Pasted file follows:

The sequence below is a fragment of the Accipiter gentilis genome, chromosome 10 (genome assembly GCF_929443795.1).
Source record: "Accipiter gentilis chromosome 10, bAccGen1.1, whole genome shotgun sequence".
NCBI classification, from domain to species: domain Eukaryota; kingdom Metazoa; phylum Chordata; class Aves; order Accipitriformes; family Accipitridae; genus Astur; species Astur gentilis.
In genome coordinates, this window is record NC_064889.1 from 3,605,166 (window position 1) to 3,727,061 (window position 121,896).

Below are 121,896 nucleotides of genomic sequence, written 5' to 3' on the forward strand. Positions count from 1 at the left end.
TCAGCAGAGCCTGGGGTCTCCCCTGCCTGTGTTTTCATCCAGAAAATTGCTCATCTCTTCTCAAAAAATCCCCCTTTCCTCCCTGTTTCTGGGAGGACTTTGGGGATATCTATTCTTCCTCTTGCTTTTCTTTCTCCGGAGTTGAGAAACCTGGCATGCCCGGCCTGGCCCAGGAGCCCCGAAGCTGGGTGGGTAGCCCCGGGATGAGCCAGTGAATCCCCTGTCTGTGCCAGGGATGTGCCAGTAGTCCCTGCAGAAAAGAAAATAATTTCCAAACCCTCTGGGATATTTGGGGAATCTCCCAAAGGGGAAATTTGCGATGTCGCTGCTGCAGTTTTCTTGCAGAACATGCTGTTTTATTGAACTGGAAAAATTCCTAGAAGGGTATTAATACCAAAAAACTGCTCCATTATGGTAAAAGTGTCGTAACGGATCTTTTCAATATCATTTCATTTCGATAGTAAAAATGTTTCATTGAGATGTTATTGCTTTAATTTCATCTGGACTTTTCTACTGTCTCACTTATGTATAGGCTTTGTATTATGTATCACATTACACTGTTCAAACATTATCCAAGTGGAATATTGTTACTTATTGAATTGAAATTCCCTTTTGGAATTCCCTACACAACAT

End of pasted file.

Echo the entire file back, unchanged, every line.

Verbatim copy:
The sequence below is a fragment of the Accipiter gentilis genome, chromosome 10 (genome assembly GCF_929443795.1).
Source record: "Accipiter gentilis chromosome 10, bAccGen1.1, whole genome shotgun sequence".
NCBI classification, from domain to species: domain Eukaryota; kingdom Metazoa; phylum Chordata; class Aves; order Accipitriformes; family Accipitridae; genus Astur; species Astur gentilis.
In genome coordinates, this window is record NC_064889.1 from 3,605,166 (window position 1) to 3,727,061 (window position 121,896).

Below are 121,896 nucleotides of genomic sequence, written 5' to 3' on the forward strand. Positions count from 1 at the left end.
TCAGCAGAGCCTGGGGTCTCCCCTGCCTGTGTTTTCATCCAGAAAATTGCTCATCTCTTCTCAAAAAATCCCCCTTTCCTCCCTGTTTCTGGGAGGACTTTGGGGATATCTATTCTTCCTCTTGCTTTTCTTTCTCCGGAGTTGAGAAACCTGGCATGCCCGGCCTGGCCCAGGAGCCCCGAAGCTGGGTGGGTAGCCCCGGGATGAGCCAGTGAATCCCCTGTCTGTGCCAGGGATGTGCCAGTAGTCCCTGCAGAAAAGAAAATAATTTCCAAACCCTCTGGGATATTTGGGGAATCTCCCAAAGGGGAAATTTGCGATGTCGCTGCTGCAGTTTTCTTGCAGAACATGCTGTTTTATTGAACTGGAAAAATTCCTAGAAGGGTATTAATACCAAAAAACTGCTCCATTATGGTAAAAGTGTCGTAACGGATCTTTTCAATATCATTTCATTTCGATAGTAAAAATGTTTCATTGAGATGTTATTGCTTTAATTTCATCTGGACTTTTCTACTGTCTCACTTATGTATAGGCTTTGTATTATGTATCACATTACACTGTTCAAACATTATCCAAGTGGAATATTGTTACTTATTGAATTGAAATTCCCTTTTGGAATTCCCTACACAACAT